The journey and experiences of my Nana and Mother, influenced my choice. My decision and duration were a commitment I made to myself!
When my Nana was a young mother (mid-late 1950s), breasts were viewed as objects for marketing, and therefore, breastfeeding was considered inappropriate.
In my Nana’s words –
“When I was a young mother, women didn’t nurse. My body was screaming to breastfeed. I remember reading how breastfeeding helps the body heal after having a baby, and I kept thinking to myself, ‘why I was forced not to breastfeed?’ And even when I had my second child, it had already been ingrained in me to not nurse.
In the 1980s, I was a regional manager in California, and I had a young mother on my staff who was nursing (I remember her; I can see her now). And I told her she could bring her baby to work because it was important for her to breastfeed. She would nurse about four times a day while at work, and I just made sure that she had a quiet place to do it, and close her office door. It didn’t last very long, well, only a few months. But those of us who were not able to breastfeed understand the importance.”
When my Mother had me (early 1980s), the view on breasts shifted to a natural one, because acceptance became more mainstream from the strides in feminism.
In a summary of my Mother’s words –
“Feminism was the ground zero platform for which deciding to have a natural birth and having the choice to breastfeed or use formula, was one my generation could make. Breastfeeding was a subcategory of teaching in my natural childbirth classes. My lactation educators were the nurses in the hospitals that also taught the Lamaze or Bradley methods of breathing during childbirth. We were told our breastmilk was a complete nutritional food and included all of our antibodies that would be passed to our baby. They also told me I had an opt-out option and encouraged me to at least nurse for 6 weeks, then if able try 3 months, then 6 months, etc. The struggle I had after stating I wanted to breastfeed, was how I was going to make this a routine once I got home, and how long I was committed to nursing my baby.”
My experience –
When I became a mother (2011), I received breastfeeding education from an IBCLC (International Board Certified Lactation Consultant). What I learned from her, watching my Mother nurse my siblings, and my practice as an exercise physiologist with a Diabetes clinic and team, I chose to breastfeed and had the support of my family and the community. I even had the benefit of being able to take ‘pump breaks’ at work to express milk once I returned to my job after my oldest son was 3 months old!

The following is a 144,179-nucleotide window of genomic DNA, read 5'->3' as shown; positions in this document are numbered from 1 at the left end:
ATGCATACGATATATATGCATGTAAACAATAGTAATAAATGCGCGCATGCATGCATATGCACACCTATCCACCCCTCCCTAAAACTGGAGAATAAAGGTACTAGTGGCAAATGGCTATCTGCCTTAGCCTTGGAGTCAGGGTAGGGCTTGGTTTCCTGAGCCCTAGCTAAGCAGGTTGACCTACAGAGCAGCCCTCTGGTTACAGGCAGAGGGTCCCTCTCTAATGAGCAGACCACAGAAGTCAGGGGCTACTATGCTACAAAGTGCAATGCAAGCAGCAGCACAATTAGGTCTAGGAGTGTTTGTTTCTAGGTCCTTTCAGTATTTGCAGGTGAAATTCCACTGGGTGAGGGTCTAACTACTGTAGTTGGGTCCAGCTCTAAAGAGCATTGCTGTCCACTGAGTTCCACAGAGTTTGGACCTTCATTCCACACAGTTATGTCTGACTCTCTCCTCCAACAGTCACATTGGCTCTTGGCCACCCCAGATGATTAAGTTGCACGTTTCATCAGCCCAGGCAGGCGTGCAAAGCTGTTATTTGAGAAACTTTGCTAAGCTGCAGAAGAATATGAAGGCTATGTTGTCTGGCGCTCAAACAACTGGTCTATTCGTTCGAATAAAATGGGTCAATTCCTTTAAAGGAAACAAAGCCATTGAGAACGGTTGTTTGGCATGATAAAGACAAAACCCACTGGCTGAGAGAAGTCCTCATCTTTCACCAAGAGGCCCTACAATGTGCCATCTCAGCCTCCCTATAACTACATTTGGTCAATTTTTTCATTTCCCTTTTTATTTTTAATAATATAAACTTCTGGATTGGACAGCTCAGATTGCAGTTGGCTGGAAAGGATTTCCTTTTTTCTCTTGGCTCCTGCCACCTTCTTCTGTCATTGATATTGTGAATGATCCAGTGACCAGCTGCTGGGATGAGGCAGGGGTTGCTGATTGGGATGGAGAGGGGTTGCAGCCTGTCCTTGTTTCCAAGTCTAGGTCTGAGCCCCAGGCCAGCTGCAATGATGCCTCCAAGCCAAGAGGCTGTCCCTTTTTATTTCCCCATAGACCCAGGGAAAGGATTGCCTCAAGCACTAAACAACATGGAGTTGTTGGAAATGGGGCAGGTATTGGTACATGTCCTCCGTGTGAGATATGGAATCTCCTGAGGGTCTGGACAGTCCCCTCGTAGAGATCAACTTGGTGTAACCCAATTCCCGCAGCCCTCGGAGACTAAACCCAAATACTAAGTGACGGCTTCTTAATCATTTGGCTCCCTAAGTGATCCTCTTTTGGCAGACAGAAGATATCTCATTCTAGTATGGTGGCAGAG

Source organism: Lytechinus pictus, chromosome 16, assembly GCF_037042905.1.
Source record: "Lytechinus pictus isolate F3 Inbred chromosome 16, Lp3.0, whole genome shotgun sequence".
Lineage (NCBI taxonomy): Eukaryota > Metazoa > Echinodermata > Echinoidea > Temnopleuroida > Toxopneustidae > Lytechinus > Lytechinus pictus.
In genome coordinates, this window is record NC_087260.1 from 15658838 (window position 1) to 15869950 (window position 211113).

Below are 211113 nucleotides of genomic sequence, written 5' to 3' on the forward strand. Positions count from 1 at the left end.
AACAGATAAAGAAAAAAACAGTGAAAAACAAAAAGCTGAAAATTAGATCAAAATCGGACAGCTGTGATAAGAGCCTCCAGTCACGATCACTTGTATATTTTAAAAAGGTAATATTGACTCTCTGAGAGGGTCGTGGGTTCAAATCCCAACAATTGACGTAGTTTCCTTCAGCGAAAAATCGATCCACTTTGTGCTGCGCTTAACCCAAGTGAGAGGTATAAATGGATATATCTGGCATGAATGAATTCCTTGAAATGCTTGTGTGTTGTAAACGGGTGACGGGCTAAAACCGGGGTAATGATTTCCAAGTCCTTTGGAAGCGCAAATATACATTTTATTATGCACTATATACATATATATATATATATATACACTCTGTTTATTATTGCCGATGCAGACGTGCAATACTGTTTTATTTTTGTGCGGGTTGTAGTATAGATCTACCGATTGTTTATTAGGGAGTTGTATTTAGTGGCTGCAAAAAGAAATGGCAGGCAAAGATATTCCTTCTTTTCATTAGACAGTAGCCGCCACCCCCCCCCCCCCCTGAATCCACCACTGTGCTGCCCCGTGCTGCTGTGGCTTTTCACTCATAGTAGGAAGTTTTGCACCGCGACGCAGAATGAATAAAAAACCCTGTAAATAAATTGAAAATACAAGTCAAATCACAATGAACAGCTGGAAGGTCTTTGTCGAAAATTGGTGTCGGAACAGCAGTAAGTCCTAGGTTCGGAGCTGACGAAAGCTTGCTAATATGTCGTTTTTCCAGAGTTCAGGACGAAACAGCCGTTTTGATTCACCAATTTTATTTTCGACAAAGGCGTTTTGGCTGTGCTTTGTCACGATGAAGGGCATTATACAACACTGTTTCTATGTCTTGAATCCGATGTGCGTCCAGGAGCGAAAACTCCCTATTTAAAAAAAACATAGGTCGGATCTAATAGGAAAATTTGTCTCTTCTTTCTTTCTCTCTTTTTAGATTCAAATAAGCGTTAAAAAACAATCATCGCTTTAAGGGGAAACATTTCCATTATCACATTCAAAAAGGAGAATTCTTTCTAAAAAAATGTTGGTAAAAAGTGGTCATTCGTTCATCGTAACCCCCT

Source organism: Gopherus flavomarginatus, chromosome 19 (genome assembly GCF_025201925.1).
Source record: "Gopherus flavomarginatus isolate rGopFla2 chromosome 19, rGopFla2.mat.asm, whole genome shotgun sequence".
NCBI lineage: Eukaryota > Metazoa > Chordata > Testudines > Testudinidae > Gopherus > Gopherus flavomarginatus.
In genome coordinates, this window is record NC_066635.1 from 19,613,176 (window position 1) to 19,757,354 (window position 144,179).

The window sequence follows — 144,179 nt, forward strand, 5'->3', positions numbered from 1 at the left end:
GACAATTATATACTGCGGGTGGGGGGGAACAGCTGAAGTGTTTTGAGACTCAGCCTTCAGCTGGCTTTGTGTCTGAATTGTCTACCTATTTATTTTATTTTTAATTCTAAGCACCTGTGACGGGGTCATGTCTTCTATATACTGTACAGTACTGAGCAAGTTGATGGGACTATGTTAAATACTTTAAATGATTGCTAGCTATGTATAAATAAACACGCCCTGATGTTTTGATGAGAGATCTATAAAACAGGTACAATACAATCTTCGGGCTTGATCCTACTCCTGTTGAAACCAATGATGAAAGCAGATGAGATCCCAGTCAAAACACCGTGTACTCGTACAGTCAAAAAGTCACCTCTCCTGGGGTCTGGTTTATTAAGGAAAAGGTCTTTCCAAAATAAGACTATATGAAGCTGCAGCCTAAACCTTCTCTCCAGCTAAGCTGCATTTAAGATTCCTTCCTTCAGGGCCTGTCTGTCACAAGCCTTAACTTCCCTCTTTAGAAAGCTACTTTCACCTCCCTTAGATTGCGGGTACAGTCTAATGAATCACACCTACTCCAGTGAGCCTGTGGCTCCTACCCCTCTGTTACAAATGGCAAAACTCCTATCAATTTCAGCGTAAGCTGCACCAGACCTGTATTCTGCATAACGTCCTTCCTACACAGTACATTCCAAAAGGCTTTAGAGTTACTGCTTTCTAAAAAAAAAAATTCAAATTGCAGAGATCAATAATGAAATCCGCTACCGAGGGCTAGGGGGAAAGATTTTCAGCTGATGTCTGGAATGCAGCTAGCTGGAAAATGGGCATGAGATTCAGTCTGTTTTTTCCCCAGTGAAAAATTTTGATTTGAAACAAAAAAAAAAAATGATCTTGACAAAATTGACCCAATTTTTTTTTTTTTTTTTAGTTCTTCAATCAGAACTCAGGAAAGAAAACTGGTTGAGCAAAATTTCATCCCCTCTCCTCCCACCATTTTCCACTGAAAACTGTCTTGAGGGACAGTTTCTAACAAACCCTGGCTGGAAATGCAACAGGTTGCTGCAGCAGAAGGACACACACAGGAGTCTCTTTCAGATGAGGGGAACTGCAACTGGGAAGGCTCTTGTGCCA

I have a long family history of diabetes, heart disease, cancer, and depression that has affected my loved ones. I felt a duty to those who have gone before me, to provide our future generations with the best shield against disease I could….breastmilk! After meeting Dr. Regina Benjamin (Surgeon General 2009-2013) and having the privilege of focusing on early disease prevention when working with the Native American communities of Riverside and San Bernardino counties, I decided to make a transition from working in the treatment of disease, to the prevention of disease at the foundation level…the roots.
In 3 generations time, the focus on breastfeeding went from Don’t Feed Your Baby with Breast – to – Breast is Best. The women before me knew what was right and innate, and when even forced not to breastfeed, encouraged others. Now my commitment for my sons’ generation, is to teach them that breasts, breastfeeding, and breastmilk is normal and nurturing! We are on the right path, but also need to continue to lift mothers up and encourage them whether they breastfeed for 2 weeks or 2 years. There are reasons that may hinder a woman from being able to breastfeed her bundle, and the acceptance of all situations will keep the mission of breastfeeding education and advocacy in the right direction.